top of page
  • Writer's pictureTerry O'Neil

Archie Manning Returns Home

Click image to watch three plays of first-ever high school thud game.

Archie Manning, legendary Ole Miss quarterback from Drew, MS (population 1731), returned to his home state yesterday as featured speaker in Practice Like Pros' presentation to the Mississippi Association of Coaches summer clinic at the Jackson Hilton Hotel.

The program began with video highlights of Archie's college career, including classic battles with Alabama and a Sugar Bowl victory over Arkansas.  When the video ended, all 250 coaches in the Grand Ballroom rose in a standing ovation.  

Archie voiced strong opinions on hot-button issues.  He said, "I do a lot of speaking to corporate groups and I get the question all the time, especially from women, about youth football."  

Referring to sons Cooper, Peyton and Eli, Archie recalled, "When they were in grade school, we had a few youth coaches come around and ask if they'd like to play tackle football.  I never could see the point of it, putting all that gear on a third- or fourth-grader.  Our boys started in middle school, 7th grade at Isidore Newman School, and the schedule was only five or six games, just enough to give them a taste of it, let them wear pads for the first time, see if they were interested for high school.  We didn't have flag football back then.  God, what a great game flag football is for young boys.  I wish I'd played flag football.  I might not be gimping around like I am now." 

Regarding head injuries, Archie said, "You know, in my day, we didn't have the word 'concussion.'  We said 'dinged.'  You got dinged.  I remember one day I got sacked and had to come out of the game.  I was sitting on the bench, the trainer was trying to break one of those old ammonia capsules under my nose.  And our middle linebacker, Joe Federspiel, came over to me.  He was a tough guy.  I first met him in the SEC.  He played at Kentucky -- tough.  He says to me, 'Red?'  I had red hair back in those days. Federspiel says to me, 'Red, are you gonna go back in the game?'  I said, 'Well, uh, I'm not sure, Joe.  I'm trying to clear my head here.'  Federspiel says, 'Well, you better get your ass back in there.  Your backup is warming up and he's already thrown three interceptions.'  So I went  back into the game."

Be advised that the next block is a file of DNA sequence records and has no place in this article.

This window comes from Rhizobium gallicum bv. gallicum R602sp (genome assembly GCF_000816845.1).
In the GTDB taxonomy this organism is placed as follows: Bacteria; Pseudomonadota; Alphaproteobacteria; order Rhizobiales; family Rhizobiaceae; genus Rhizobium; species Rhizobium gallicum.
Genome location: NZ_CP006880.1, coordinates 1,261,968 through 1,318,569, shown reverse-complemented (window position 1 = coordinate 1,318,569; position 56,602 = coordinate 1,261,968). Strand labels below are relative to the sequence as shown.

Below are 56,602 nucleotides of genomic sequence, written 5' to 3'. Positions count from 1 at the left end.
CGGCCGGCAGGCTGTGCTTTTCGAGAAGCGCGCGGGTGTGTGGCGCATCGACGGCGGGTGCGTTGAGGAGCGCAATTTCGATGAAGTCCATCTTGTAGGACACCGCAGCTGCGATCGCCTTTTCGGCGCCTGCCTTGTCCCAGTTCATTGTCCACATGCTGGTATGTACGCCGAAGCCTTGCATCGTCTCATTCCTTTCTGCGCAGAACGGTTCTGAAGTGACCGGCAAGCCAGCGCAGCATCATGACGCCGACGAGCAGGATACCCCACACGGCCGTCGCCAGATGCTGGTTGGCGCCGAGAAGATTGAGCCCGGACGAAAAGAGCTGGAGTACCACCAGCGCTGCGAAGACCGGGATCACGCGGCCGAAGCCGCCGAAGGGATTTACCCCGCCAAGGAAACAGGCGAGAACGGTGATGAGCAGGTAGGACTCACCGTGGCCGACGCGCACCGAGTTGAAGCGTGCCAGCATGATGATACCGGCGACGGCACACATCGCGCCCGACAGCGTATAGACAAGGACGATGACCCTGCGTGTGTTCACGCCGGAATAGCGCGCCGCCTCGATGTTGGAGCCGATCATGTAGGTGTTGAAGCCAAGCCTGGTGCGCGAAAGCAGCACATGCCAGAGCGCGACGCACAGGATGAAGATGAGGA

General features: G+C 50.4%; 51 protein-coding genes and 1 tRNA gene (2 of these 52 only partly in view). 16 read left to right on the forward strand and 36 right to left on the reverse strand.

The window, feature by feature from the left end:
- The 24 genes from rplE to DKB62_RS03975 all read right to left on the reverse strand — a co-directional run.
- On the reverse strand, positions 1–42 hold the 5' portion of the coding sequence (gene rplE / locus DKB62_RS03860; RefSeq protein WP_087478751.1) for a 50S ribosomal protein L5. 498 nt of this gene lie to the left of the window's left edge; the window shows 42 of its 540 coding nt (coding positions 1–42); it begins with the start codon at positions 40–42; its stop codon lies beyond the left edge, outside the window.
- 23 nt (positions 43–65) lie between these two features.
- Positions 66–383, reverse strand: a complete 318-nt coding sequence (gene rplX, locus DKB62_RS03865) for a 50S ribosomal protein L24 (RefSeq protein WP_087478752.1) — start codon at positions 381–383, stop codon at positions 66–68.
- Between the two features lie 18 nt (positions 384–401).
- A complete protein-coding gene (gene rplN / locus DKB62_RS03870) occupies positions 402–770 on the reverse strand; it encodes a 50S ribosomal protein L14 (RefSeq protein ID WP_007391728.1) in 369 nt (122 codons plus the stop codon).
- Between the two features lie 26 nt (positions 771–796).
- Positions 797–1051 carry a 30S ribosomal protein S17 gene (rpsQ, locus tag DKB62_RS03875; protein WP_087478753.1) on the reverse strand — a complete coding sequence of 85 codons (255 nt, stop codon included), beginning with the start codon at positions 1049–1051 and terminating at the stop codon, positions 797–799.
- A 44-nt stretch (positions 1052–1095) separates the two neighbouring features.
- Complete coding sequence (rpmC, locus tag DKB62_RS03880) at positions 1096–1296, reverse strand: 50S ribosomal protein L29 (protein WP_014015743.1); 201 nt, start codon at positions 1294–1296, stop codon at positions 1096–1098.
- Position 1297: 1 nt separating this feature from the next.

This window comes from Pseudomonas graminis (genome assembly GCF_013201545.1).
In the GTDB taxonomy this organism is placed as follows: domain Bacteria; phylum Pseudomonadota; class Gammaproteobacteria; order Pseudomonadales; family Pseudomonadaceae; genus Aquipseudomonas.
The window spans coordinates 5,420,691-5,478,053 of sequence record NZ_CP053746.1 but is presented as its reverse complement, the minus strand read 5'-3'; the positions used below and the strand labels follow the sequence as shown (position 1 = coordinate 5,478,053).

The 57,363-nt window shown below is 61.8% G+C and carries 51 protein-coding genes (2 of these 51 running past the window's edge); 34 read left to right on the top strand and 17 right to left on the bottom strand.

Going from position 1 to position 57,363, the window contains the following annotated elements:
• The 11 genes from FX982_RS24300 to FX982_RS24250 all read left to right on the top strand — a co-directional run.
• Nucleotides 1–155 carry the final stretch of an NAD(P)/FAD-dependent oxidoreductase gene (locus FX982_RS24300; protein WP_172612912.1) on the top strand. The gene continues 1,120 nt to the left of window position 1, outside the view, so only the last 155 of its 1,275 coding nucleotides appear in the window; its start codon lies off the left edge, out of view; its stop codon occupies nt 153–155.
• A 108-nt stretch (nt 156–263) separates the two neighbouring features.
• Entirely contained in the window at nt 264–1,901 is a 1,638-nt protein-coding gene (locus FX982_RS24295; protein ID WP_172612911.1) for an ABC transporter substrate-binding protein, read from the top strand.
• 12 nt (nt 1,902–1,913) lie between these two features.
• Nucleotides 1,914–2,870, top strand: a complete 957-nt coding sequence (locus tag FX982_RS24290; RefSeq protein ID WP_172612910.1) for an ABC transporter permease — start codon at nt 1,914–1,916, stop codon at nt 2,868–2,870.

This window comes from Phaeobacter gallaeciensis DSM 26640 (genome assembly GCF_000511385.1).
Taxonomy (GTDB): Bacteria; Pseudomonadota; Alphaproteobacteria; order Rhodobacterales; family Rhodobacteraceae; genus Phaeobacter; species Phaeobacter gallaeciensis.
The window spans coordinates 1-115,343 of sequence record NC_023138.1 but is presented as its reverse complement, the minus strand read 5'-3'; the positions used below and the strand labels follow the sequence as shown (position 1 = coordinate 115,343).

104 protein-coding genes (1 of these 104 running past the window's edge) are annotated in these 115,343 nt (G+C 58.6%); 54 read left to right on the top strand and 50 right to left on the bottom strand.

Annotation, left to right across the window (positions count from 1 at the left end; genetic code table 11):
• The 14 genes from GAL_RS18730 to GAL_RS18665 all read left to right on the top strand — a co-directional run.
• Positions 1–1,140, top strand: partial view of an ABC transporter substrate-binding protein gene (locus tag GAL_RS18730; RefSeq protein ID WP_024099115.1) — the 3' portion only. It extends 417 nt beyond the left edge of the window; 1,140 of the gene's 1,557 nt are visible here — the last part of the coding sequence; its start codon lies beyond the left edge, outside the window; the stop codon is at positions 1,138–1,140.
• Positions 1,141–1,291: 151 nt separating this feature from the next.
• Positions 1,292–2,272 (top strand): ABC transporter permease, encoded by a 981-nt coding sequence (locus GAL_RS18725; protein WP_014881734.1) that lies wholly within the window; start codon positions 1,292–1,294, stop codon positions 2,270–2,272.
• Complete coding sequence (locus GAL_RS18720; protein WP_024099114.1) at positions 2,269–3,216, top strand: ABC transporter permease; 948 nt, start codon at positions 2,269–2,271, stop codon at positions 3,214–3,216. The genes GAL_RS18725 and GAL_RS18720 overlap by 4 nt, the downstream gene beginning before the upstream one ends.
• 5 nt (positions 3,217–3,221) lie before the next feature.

Humor aside, Archie bristled at a PLP video clip of illegal helmet-to-helmet blows in college and NFL games.  He told the audience, "I hate seeing a cheap shot that could end a player's career.  The NFL should make the fines bigger and bigger.  Fine the hell out of 'em.  Or go with the college targeting rule -- throw players out of the game for illegal hits.  High school boys see that kind of thing on television and now there's more of it in high school."

PLP founder Terry O'Neil, co-hosting with Archie, surprised the audience by citing a decline in Southern high school football participation.  From the 2015 to 2016 football seasons, South Carolina lost 500 players, Georgia lost 600, Louisiana lost 700 and Alabama lost an astounding 2200.  

"It's not just the Northeast and Midwest where we're seeing this problem," Archie told Mississippi coaches.  "It's here in the South.  It's now and it's real."

The solution?  Manning and O'Neil agreed that high school football needs a better, more coherent, more credible message, starting with a commitment to limit contact in practice, i.e., to "practice like pros."  In reply, Johnny Mims, executive director of the Mississippi Association of Coaches, instantly pledged to work with PLP on a contact-reduction proposal.

As the session ended, a scrum of coaches formed around Archie, seeking photos, sharing Mississippi memories, wanting to shake the hand of royalty.  He is the patriarch of America's leading football family.  And while Peyton may be retired and Eli will turn 38 this season, the dynasty has legs. Archie's grandson, Cooper's son, is the quarterback of Isidore Newman's 8th grade team -- so skilled, so genetically endowed, so well trained by his All-Pro uncles that, at age 13, standing 5-feet-5, weighing 120 pounds, he has already been offered scholarships by four big-time college programs.  Young man's name is Arch.      

Sponsored by...

2 views0 comments

Recent Posts

See All


bottom of page